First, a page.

October 7, 2008
HOST: Steve Henn

“RENITA JABLONSKI: As we continue with Fallout: our coverage of America's financial crisis, we turn to Washington. … STEVE HENN: … John Coffee is a securities law expert at Columbia University: JOHN COFFEE: And this is exactly in the area where AIG later incurred its extraordinary losses.”

GUARDIAN: Letters: Flaws in laws on abandonment
October 7, 2008

“While Americans make their share of mistakes in raising children, abandoning them by the bucketload may not be one of them (US shocked by spate of abandoned children, October 4). The purpose behind ‘safe haven laws’ was to encourage desperate young mothers who had hidden their pregnancies to leave newborns at designated places, such as hospital emergency rooms, rather than to expose them, or worse. … Carol Sanger Plumer visiting research fellow, St Anne's College, Oxford.”

NEW YORK TIMES: Transgender Candidate Who Ran as Woman Did Not Mislead Voters, Court Says
October 6, 2008
BYLINE: Robbie Brown

“The Georgia Supreme Court ruled Monday that a transgender politician did not mislead voters by running for office as a woman. … The ruling will help protect transgender candidates from discrimination, said Suzanne B. Goldberg, a gender law expert at Columbia Law School. ‘At the broadest level, the Georgia Supreme Court told people that they cannot use litigation to harass transgender elected officials,’ Ms. Goldberg said.”

NEW YORK TIMES: DealBook (blog): Legal Contortions in the Battle Over Wachovia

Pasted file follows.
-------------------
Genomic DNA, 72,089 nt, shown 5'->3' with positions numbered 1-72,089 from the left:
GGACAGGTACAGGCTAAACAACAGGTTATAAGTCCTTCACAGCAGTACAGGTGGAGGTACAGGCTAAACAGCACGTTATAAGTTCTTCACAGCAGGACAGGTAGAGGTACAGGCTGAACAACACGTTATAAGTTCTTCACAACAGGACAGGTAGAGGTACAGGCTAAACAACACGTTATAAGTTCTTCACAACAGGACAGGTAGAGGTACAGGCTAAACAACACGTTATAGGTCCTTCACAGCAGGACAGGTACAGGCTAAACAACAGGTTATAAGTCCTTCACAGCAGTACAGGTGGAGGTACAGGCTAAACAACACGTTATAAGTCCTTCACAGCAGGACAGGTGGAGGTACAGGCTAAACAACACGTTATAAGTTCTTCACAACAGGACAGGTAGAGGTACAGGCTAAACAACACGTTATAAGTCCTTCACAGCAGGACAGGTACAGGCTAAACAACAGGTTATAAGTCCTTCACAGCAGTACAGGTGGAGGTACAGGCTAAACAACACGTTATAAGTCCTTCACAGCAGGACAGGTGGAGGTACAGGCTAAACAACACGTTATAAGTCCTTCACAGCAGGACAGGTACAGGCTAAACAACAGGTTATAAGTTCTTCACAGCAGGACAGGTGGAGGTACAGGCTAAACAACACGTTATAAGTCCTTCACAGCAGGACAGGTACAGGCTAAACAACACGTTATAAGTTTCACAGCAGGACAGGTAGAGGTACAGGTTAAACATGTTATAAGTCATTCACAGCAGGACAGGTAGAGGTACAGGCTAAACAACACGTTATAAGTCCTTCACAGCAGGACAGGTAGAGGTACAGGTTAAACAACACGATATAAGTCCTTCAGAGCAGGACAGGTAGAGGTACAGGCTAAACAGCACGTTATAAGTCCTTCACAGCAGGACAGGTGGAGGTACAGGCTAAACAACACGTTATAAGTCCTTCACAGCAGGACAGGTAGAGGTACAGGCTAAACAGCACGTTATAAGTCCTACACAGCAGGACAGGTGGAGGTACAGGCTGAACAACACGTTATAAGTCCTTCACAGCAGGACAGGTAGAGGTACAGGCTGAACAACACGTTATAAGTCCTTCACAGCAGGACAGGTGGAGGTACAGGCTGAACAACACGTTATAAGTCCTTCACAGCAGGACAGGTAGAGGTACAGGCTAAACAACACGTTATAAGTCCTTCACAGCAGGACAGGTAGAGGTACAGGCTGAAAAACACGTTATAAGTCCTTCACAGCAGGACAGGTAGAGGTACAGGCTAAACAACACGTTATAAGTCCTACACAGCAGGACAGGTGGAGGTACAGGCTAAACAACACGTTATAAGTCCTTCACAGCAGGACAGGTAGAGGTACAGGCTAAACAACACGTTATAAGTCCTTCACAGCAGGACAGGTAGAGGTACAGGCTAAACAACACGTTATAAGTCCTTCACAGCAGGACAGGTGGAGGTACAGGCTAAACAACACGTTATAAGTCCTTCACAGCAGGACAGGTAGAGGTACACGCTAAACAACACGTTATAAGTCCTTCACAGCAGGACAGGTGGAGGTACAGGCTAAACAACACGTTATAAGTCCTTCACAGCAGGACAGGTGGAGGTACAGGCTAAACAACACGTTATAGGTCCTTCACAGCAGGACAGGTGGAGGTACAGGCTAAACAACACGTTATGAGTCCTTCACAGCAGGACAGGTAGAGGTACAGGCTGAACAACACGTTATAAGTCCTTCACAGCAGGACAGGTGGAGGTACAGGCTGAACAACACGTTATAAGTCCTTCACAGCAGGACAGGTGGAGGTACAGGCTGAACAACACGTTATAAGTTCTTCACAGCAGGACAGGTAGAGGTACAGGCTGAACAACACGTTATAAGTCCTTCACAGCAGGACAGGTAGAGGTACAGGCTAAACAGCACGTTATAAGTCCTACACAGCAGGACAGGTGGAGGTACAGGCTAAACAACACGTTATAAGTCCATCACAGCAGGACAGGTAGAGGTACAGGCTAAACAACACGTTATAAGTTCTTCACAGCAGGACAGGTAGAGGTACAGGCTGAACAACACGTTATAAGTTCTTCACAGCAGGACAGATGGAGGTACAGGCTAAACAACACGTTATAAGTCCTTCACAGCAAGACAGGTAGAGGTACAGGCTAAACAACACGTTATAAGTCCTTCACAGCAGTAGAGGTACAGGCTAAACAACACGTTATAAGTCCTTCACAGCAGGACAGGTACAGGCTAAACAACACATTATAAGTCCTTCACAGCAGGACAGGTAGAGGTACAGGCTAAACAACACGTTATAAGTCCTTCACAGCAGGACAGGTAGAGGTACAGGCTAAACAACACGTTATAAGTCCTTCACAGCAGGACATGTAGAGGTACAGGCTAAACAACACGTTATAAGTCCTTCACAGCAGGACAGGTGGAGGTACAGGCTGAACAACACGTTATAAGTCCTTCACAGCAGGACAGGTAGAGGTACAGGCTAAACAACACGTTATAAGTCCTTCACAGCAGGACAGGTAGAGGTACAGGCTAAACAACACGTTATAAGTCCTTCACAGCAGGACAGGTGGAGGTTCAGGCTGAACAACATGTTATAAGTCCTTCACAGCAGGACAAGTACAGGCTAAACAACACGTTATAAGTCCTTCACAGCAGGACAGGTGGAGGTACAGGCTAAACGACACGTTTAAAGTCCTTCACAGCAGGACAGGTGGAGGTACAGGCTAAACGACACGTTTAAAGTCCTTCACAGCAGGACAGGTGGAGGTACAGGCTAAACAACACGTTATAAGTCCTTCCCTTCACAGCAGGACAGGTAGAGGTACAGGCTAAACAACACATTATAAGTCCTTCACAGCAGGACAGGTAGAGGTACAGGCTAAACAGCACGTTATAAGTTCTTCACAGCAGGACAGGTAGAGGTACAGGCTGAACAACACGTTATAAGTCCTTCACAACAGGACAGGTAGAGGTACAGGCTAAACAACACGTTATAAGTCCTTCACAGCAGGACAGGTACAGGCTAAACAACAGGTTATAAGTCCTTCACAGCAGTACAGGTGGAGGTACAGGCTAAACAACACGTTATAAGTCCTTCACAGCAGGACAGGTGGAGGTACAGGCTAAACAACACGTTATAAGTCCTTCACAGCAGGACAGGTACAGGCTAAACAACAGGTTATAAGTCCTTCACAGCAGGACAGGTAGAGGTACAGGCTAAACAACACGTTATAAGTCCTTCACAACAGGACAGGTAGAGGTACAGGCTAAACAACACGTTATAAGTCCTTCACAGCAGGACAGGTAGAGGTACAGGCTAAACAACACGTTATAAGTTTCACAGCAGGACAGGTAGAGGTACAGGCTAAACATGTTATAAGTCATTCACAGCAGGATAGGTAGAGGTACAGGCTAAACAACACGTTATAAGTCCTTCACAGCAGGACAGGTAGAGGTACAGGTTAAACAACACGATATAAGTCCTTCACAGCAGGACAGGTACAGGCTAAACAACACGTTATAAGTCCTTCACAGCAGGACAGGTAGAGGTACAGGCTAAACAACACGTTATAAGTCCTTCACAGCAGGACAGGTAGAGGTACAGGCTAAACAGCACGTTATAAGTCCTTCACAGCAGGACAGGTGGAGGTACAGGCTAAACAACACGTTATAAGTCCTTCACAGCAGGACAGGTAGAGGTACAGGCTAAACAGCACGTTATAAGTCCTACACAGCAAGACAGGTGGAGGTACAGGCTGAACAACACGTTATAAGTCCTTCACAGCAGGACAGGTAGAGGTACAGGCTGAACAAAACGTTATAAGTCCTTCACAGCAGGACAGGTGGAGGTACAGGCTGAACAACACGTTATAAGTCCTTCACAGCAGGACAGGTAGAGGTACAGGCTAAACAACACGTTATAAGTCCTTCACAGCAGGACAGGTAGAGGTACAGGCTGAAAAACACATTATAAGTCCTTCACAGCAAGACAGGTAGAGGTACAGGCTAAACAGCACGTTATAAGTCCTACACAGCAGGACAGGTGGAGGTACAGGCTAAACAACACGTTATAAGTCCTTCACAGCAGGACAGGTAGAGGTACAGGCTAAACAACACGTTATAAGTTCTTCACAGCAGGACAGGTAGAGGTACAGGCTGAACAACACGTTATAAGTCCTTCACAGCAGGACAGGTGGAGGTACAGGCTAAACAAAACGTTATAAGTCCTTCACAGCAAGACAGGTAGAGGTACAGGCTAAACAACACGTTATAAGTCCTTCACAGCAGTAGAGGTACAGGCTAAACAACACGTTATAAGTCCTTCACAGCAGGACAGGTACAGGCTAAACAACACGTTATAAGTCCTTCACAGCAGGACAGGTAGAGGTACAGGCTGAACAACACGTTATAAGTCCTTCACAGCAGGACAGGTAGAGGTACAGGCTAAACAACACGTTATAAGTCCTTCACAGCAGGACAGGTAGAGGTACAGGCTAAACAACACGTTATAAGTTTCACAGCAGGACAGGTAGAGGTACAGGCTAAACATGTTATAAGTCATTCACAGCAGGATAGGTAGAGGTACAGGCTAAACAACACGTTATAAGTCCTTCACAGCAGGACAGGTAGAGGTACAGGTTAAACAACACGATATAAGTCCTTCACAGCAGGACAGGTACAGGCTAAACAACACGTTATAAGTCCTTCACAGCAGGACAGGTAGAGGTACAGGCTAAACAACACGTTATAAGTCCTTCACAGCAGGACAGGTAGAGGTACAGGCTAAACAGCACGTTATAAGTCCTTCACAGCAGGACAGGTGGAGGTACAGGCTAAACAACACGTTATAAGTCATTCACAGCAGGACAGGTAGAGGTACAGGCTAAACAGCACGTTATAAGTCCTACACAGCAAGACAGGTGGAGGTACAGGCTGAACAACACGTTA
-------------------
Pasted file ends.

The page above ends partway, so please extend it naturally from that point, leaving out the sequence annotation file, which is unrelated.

October 6, 2008
BYLINE: Jonathan Glater

“After a wild weekend of attempted legal one-upmanship, the skirmishing between Citigroup on the one hand and Wells Fargo and Wachovia on the other appears to be on hold for now. … ‘It is, in a nutshell, all the hard issues of the coordination between federal and state law, federal and state courts,’ as well as public policy and a client’s interests, said Jeffrey N. Gordon, a law professor at Columbia University. ‘From that perspective, it’s terrific. You could spend a semester bringing students to the point where they would appreciate the choices that the lawyers have made.’ ”

LOS ANGELES TIMES: U.S., state judges clash over Wells Fargo takeover of Wachovia
October 6, 2008
BYLINE: E. Scott Reckard

“Wells Fargo & Co. and Citigroup Inc.'s dispute over their competing agreements to acquire Wachovia Corp. became a battle of dueling state and federal judges Sunday. … But legal and takeover experts who reviewed the agreement at the request of The Times said the agreement, although strictly banning any conversations about a deal with a third party, did not bar another bidder from making an offer or Wachovia's board from accepting it. Such a ‘fiduciary out’ is common in ‘no shop’ agreements during takeover talks, Columbia University law professor John C. Coffee said.”

DAILY BEAST: The Buzz Board
October 5, 2008

“Bill Clinton: Three bailout-related books: Michael Heller's Gridlock Economy (about hoarding resources), David M. Smick's The World Is Curved (why things could get much worse), and Larry M. Bartel's Unequal Democracy (on how partisanship has hurt the poor). Especially at this time every thoughtful American needs to learn as much as possible about the relationship of politics to economics.”

GUARDIAN: Gee, I wish we'd end our love affair with this folksy liability
October 5, 2008
BYLINE: Patricia Williams

“We are now several weeks into the weird humiliation that the Republican party inflicted upon us Americans with their choice of Sarah Palin as their nominee for Vice-President. Here we are, at as precarious a crossroad as history is ever likely to offer up, yet there stands Sarah Palin regurgitating George W Bush's 'good guys-bad guys' baby talk. I despair. … Patricia Williams is a professor of law at Columbia University and a regular columnist for the Nation magazine.”